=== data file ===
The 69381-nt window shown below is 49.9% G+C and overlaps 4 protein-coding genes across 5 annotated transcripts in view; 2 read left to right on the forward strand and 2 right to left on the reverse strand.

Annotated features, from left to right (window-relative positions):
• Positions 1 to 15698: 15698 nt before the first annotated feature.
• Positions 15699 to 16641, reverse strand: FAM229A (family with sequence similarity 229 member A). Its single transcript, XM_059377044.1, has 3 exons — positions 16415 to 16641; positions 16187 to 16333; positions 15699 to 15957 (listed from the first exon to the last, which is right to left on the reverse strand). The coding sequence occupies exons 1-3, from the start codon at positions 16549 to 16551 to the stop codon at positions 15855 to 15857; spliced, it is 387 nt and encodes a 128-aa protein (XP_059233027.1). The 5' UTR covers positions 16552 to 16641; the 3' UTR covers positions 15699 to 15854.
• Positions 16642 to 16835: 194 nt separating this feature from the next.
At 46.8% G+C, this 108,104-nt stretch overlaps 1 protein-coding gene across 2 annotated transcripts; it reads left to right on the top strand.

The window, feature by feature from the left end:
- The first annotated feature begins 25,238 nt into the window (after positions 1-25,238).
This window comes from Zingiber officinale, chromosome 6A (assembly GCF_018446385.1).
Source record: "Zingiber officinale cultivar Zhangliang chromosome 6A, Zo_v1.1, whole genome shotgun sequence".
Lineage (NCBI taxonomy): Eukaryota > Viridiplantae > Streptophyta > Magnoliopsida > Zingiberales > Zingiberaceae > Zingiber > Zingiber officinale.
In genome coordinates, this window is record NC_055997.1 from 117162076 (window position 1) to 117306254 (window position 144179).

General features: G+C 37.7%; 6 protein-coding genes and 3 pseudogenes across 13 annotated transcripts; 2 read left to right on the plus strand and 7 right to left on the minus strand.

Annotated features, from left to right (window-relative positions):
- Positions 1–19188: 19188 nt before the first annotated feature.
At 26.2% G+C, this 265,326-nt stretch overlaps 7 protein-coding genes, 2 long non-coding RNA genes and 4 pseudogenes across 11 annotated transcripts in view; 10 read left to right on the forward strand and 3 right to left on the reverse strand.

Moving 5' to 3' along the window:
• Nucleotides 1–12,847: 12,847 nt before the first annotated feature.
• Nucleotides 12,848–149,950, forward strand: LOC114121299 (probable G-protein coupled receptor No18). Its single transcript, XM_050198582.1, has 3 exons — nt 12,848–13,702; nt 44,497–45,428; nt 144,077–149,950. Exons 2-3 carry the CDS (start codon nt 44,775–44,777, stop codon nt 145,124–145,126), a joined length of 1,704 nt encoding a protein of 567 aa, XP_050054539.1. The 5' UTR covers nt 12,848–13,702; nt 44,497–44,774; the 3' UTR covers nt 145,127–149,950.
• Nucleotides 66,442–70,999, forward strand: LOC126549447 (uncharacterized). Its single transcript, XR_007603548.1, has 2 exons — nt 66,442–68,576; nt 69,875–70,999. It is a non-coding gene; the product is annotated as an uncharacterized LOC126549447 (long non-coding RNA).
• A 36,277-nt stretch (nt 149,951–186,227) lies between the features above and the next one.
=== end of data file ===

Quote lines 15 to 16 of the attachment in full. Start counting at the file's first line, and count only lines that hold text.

- Positions 1–19188: 19188 nt before the first annotated feature.
At 26.2% G+C, this 265,326-nt stretch overlaps 7 protein-coding genes, 2 long non-coding RNA genes and 4 pseudogenes across 11 annotated transcripts in view; 10 read left to right on the forward strand and 3 right to left on the reverse strand.